Just one board position is contested this year, the Open-Residency seat currently held by John Fairbanks. Larry Christensen is making a bid for that position.

As part of our longstanding election process, each candidate has been asked to respond to an identical questionnaire concerning their views. Here in their entirety are those questions and responses. These will also be mailed to all members, along with the election ballots.

Questionnaire: Larry Christensen

Why do you want to be a board member?

We need to continue to improve our collective opportunities that this fishery provides. The depth of my nearly 5 decades of experience in salmon harvesting, management, and marketing offers valuable insight. I have extensive experience serving on other boards along with various representative leadership positions, and I look forward with great expectations in answering this call to service. Over the years I have spoken with many of you, from Kipnuk to Monterey, and I heard you loud and clear, we don’t just want Bristol Bay to be better, we need it to be better.

What do you think is the most important mission for the BBRSDA? Why?

I think the most important mission for the BBRSDA is to responsibly increase the value of the fishery through marketing and quality advancements. A more valuable Bay fishery provides a better place to work and a better place to live.

In your view, what are the three priorities that the BBRSDA should focus on? Why?

In my opinion, the three priorities that the BBRSDA should focus on are: expanded marketing of Bristol Bay salmon, continuing to foster quality improvements in order to support consumer demand, and to motivate governing agencies to provide and protect this amazing resource that we depend upon through a healthy and orderly fishery.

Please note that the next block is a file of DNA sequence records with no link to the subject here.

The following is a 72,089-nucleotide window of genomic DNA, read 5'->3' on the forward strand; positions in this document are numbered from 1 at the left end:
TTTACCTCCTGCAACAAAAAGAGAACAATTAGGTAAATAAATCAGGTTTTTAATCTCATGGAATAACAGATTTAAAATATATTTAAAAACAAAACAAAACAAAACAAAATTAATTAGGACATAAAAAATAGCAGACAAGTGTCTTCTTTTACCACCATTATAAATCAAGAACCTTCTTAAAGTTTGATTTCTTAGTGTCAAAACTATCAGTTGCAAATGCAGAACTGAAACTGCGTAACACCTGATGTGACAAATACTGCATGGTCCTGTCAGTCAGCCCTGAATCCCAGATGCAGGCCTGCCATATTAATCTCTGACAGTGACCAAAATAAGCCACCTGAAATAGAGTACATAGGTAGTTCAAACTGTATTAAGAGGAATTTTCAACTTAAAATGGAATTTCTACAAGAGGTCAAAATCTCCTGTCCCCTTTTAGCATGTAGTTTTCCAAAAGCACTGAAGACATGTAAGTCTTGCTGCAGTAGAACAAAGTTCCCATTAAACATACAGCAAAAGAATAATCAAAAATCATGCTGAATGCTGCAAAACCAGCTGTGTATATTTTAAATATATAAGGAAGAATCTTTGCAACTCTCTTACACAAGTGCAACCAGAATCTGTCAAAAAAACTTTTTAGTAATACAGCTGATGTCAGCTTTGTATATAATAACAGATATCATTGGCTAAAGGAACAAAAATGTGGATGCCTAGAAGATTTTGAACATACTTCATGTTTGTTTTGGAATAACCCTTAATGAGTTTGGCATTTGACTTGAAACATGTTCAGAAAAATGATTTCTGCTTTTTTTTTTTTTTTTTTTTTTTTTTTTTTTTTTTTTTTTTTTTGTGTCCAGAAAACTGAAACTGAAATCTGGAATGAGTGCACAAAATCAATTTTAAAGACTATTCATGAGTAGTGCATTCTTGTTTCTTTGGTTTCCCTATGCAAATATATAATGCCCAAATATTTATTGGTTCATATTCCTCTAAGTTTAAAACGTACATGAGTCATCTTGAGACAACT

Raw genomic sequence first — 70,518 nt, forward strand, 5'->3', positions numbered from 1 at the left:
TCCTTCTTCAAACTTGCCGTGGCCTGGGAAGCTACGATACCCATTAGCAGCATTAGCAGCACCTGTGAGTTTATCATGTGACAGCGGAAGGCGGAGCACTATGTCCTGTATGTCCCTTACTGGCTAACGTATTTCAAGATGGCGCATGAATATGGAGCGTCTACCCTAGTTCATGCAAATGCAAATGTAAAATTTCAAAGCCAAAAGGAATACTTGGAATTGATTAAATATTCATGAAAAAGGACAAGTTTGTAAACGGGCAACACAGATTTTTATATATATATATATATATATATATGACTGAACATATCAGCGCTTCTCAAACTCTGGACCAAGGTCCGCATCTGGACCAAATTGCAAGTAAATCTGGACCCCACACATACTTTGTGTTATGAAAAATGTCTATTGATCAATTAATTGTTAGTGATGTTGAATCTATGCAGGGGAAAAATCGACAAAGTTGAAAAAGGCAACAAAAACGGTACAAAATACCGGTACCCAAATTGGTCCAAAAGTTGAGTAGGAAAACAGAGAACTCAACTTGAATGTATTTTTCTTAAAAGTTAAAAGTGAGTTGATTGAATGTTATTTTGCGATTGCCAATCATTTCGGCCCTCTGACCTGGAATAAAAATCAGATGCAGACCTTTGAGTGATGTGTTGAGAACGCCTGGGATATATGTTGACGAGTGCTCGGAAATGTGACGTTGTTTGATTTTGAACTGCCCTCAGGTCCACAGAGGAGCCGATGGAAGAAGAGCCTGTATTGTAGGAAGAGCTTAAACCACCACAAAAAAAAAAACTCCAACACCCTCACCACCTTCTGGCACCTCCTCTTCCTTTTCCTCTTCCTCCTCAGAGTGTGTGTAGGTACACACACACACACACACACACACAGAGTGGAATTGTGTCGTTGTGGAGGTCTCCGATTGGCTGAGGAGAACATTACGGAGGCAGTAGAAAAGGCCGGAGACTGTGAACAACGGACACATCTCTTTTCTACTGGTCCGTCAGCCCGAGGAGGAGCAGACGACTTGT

The BBRSDA’s Strategic Plan lists specific strategies for maximizing the value of the Bristol Bay fishery. Do you believe those strategies are an effective guide for accomplishing that goal, and if not, how should they be modified?  

I believe that the current BBRSDA Strategic Plan is an effective guide for accomplishing our goal of maximizing the value of the Bristol Bay fishery. However, I would not necessarily confine it to the order as given. As issues arise and developments continue, priorities change.

Is there another issue that I would like to raise and respond to?

The final topic that I would like to address is one of transparency, responsiveness, and responsibility. I would greatly appreciate hearing from each and every one of you so that I may accurately represent your concerns and personal experiences. Whether you vote for me or not, I need to hear from you, and I need to have the ability to occasionally poll you as to our positioning on the issues. Please send a short email to bristolbaydrifter@gmail.com so that we may be connected. Together, we can make great strides. Thank you for voting.

Questionnaire: John Fairbanks

Why do you want to be a board member?

Like float planes, salmon are an iconic symbol of Alaska. Ask any Alaskan and chances are they’re involved, or know someone, in the fishing business. Whether it’s catching or consuming many of us are connected by salmon. It’s no wonder social conversations often drift toward the fishing business. People find it fascinating, and so do I. 2014 will be my 26th season in “the Bay”. I’ve seen its manic highs and depressing lows. Yet regardless of bearish forecasts or economic mood swings we always look to “next year” with renewed optimism. Our enthusiasm is contagious but we have our challenges. Fortunately I love challenges, problem solving and fishing Bristol Bay. The BBRSDA is the perfect organization for my kind of motivation. Working to improve our future is very important to me. This is why I serve on the BBRSDA and why I want to continue serving.